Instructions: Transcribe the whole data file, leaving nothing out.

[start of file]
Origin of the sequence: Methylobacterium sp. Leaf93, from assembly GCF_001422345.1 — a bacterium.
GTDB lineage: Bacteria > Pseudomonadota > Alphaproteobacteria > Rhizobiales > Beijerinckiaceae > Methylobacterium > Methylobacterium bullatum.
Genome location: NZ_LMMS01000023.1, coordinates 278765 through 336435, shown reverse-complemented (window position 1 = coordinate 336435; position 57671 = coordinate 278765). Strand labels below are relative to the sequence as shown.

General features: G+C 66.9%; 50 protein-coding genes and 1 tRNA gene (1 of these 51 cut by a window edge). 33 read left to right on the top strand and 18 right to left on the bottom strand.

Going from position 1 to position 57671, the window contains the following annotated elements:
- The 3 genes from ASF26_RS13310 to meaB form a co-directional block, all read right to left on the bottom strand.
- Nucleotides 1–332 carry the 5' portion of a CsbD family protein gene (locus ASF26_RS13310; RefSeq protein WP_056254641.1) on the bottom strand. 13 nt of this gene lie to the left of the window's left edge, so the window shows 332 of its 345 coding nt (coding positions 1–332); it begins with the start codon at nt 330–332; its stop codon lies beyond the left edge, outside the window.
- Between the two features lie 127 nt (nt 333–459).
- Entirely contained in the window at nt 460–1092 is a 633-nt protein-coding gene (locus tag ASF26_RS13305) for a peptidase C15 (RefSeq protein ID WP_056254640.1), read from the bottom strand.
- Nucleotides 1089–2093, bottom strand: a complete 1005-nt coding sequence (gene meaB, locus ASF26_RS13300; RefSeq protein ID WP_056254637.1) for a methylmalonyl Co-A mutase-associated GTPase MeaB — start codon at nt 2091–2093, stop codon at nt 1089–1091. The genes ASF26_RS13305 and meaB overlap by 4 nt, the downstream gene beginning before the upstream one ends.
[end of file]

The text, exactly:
Origin of the sequence: Methylobacterium sp. Leaf93, from assembly GCF_001422345.1 — a bacterium.
GTDB lineage: Bacteria > Pseudomonadota > Alphaproteobacteria > Rhizobiales > Beijerinckiaceae > Methylobacterium > Methylobacterium bullatum.
Genome location: NZ_LMMS01000023.1, coordinates 278765 through 336435, shown reverse-complemented (window position 1 = coordinate 336435; position 57671 = coordinate 278765). Strand labels below are relative to the sequence as shown.

General features: G+C 66.9%; 50 protein-coding genes and 1 tRNA gene (1 of these 51 cut by a window edge). 33 read left to right on the top strand and 18 right to left on the bottom strand.

Going from position 1 to position 57671, the window contains the following annotated elements:
- The 3 genes from ASF26_RS13310 to meaB form a co-directional block, all read right to left on the bottom strand.
- Nucleotides 1–332 carry the 5' portion of a CsbD family protein gene (locus ASF26_RS13310; RefSeq protein WP_056254641.1) on the bottom strand. 13 nt of this gene lie to the left of the window's left edge, so the window shows 332 of its 345 coding nt (coding positions 1–332); it begins with the start codon at nt 330–332; its stop codon lies beyond the left edge, outside the window.
- Between the two features lie 127 nt (nt 333–459).
- Entirely contained in the window at nt 460–1092 is a 633-nt protein-coding gene (locus tag ASF26_RS13305) for a peptidase C15 (RefSeq protein ID WP_056254640.1), read from the bottom strand.
- Nucleotides 1089–2093, bottom strand: a complete 1005-nt coding sequence (gene meaB, locus ASF26_RS13300; RefSeq protein ID WP_056254637.1) for a methylmalonyl Co-A mutase-associated GTPase MeaB — start codon at nt 2091–2093, stop codon at nt 1089–1091. The genes ASF26_RS13305 and meaB overlap by 4 nt, the downstream gene beginning before the upstream one ends.